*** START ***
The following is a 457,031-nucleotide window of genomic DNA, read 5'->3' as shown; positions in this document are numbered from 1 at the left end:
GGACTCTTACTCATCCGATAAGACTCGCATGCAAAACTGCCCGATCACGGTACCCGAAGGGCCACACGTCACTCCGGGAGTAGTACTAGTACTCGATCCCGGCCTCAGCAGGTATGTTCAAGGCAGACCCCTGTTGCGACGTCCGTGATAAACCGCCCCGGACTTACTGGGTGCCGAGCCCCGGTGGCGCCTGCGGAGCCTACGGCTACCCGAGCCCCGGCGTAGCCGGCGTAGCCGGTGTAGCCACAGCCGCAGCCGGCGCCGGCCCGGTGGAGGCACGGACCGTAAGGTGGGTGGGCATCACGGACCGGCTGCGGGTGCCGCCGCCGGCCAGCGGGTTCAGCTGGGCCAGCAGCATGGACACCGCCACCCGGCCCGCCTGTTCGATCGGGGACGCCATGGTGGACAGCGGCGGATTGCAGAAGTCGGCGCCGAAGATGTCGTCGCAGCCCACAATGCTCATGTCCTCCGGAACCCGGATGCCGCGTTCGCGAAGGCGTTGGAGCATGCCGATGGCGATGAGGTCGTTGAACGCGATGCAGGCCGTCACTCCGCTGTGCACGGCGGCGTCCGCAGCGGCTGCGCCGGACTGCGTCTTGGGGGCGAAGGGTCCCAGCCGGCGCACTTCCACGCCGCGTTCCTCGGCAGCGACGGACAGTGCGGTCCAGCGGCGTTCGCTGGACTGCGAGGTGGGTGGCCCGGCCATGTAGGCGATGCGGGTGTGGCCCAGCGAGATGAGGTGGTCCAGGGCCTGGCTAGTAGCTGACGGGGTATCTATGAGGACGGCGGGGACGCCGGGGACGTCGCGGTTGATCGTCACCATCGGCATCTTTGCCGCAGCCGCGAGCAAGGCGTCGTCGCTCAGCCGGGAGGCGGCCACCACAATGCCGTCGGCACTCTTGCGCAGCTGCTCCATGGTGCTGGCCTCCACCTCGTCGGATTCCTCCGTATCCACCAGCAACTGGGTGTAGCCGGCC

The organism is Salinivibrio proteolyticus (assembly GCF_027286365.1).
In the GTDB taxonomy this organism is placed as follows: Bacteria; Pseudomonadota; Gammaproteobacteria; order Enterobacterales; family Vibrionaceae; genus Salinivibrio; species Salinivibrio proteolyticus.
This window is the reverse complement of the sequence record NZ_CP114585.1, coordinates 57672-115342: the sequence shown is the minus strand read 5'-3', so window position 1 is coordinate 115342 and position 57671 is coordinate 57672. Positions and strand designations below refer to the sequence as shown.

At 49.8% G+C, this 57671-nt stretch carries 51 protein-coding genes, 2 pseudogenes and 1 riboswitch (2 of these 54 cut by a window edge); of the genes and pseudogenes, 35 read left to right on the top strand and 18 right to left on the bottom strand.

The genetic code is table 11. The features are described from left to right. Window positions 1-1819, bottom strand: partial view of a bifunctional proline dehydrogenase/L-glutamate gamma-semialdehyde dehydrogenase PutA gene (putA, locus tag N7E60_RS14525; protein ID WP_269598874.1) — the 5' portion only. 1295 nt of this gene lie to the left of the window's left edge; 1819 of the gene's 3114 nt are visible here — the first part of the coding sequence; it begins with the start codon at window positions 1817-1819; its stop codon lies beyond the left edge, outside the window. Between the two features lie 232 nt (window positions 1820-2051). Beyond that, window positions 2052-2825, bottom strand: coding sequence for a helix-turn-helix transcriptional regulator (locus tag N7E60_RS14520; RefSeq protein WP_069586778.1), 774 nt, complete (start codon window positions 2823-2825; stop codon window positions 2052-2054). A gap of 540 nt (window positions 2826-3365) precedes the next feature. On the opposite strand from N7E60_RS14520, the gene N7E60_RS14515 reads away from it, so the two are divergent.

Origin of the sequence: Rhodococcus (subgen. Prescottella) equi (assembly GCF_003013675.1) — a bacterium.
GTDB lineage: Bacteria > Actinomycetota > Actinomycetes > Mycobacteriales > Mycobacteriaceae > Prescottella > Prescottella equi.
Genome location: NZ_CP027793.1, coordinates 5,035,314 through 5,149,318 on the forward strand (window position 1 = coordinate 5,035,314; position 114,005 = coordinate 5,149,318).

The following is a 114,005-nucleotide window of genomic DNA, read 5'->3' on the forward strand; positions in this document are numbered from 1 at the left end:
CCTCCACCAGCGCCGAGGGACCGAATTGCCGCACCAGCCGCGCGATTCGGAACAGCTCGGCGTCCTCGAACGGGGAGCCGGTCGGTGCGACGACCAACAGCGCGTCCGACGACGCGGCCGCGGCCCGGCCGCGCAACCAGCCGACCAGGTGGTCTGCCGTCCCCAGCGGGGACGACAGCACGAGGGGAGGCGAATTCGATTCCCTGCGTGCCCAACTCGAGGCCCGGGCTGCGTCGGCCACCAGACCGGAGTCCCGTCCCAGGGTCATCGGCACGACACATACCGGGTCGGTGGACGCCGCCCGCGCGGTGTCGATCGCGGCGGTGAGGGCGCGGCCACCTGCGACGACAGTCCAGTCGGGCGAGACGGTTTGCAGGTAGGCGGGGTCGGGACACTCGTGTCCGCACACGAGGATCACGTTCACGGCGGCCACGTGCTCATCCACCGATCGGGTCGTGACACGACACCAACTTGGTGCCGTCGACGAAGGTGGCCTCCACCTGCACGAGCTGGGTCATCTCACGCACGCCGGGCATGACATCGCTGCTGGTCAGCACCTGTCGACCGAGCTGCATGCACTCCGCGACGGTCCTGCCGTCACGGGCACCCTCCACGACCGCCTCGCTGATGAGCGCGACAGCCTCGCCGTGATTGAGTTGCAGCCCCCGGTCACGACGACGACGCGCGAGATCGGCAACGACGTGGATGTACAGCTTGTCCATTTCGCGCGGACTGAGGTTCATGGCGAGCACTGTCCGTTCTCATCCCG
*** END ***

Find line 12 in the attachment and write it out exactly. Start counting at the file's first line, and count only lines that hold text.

CCTCCACCAGCGCCGAGGGACCGAATTGCCGCACCAGCCGCGCGATTCGGAACAGCTCGGCGTCCTCGAACGGGGAGCCGGTCGGTGCGACGACCAACAGCGCGTCCGACGACGCGGCCGCGGCCCGGCCGCGCAACCAGCCGACCAGGTGGTCTGCCGTCCCCAGCGGGGACGACAGCACGAGGGGAGGCGAATTCGATTCCCTGCGTGCCCAACTCGAGGCCCGGGCTGCGTCGGCCACCAGACCGGAGTCCCGTCCCAGGGTCATCGGCACGACACATACCGGGTCGGTGGACGCCGCCCGCGCGGTGTCGATCGCGGCGGTGAGGGCGCGGCCACCTGCGACGACAGTCCAGTCGGGCGAGACGGTTTGCAGGTAGGCGGGGTCGGGACACTCGTGTCCGCACACGAGGATCACGTTCACGGCGGCCACGTGCTCATCCACCGATCGGGTCGTGACACGACACCAACTTGGTGCCGTCGACGAAGGTGGCCTCCACCTGCACGAGCTGGGTCATCTCACGCACGCCGGGCATGACATCGCTGCTGGTCAGCACCTGTCGACCGAGCTGCATGCACTCCGCGACGGTCCTGCCGTCACGGGCACCCTCCACGACCGCCTCGCTGATGAGCGCGACAGCCTCGCCGTGATTGAGTTGCAGCCCCCGGTCACGACGACGACGCGCGAGATCGGCAACGACGTGGATGTACAGCTTGTCCATTTCGCGCGGACTGAGGTTCATGGCGAGCACTGTCCGTTCTCATCCCG